Indexing of public health databases - report
Systematic reviews and other critical assessments of the messages of research for policy and practice are becoming increasingly important to the practice of evidence-based healthcare and health policy. To produce these reviews researchers are increasingly searching databases extensively to systematically identify research evidence. Researchers are seeking research evidence about specific topics and which have used one or more specific research designs. Search strategies thus focus on capturing subject topics, such as the prevention of alcohol addiction, and also study designs, such as trials or cohort studies. Being able to search effectively by study design can potentially reduce the volume of records that need to be assessed for relevance and so save time and money.
However, searching effectively for study design is dependent on a number of factors:
- The explicitness of the description of the study design given by the author of the research in the title and abstract. Good descriptions enable effective searching on title and abstract textwords.
- The degree of standardisation of the vocabulary used to describe a study design. Diverse vocabulary creates longer search strategies.
- The availability of abstracts in a given database. Abstracts enable more sensitive searching than might be possible on title alone.
- The availability of additional ways to search for records through a controlled vocabulary or thesaurus in a given database. Controlled vocabularies assist searchers by offering single search terms to capture many synonyms.
- The availability of suitable indexing terms to capture study design within the controlled vocabulary (thesaurus) used by a given database. A controlled vocabulary may not focus on all aspects of the subject and methods of research.
- The consistency of indexing achieved by indexers of a given database. If indexing is not of high quality the indexing may just be seen as an additional tool for the searcher rather than the preferred single route into the database.
An assessment of these factors needs to be made whenever approaching a database to conduct a search because databases differ in terms of their searching options and facilities. Researchers wishing to identify research evidence as economically as possible need to be aware of the different valuable features of databases that may help them to tailor a search more precisely to their research question.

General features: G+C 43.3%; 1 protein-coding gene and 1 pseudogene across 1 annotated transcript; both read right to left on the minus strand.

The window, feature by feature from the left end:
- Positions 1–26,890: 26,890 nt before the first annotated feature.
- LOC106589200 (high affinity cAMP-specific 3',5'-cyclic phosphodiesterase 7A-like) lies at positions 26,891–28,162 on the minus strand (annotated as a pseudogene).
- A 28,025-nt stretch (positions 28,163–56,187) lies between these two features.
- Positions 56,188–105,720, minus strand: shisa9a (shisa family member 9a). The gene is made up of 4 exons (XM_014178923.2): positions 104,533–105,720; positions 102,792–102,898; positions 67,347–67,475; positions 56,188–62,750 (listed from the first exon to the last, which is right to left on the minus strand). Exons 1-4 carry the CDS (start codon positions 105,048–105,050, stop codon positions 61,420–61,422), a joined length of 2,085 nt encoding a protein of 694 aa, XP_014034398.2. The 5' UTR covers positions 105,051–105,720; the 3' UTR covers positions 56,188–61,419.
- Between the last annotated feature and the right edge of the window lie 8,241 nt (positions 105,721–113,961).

Within the field of systematic reviews of public health interventions the range of study designs of interest can be large and finding evidence by study design can be problematic for the reasons described above. Information professionals from the Health Development Agency, Health Evidence Bulletins Wales and the Centre for Reviews and Dissemination have collaborated to explore the options for study design searching in some of the major databases of interest when researching public health interventions. The focus of this work has been to identify for a given database
- the availability of suitable controlled vocabulary
- the volume of potential research available by specific research design from searching by using both any controlled vocabulary and text words
This document is intended to save researchers' time and to indicate the most promising databases and search approaches for particular study designs. It is not intended to offer exhaustive search strategies for all study designs and its suggestions are indicative rather than comprehensive. Many issues of searching for study design in health and social care databases remain to be explored. As well as being a practical tool, this document provides some raw material to inform further research. Databases and research methods do not stand still and therefore this information will need to be updated to reflect changes in terminology, indexing practice and indexing terms. This document will be updated on an annual basis to reflect any changes.
Report of the HDA/CRD/Cardiff University(HEBW) Collaborative Group.
Prepared by Geoff Powell (Health Development Agency), Julie Glanville and Lisa Mather (Centre for Reviews and Dissemination) and Alison Weightman (Health Evidence Bulletins Wales).
Last updated August 2004
Many thanks to Bethan Evans, Dorothy Connell, Julia Bichard, Teresa Stevenson, Bao Luong and Astero Kanaris for their help in the preparation of this document.
This page was last updated: 30 April 2009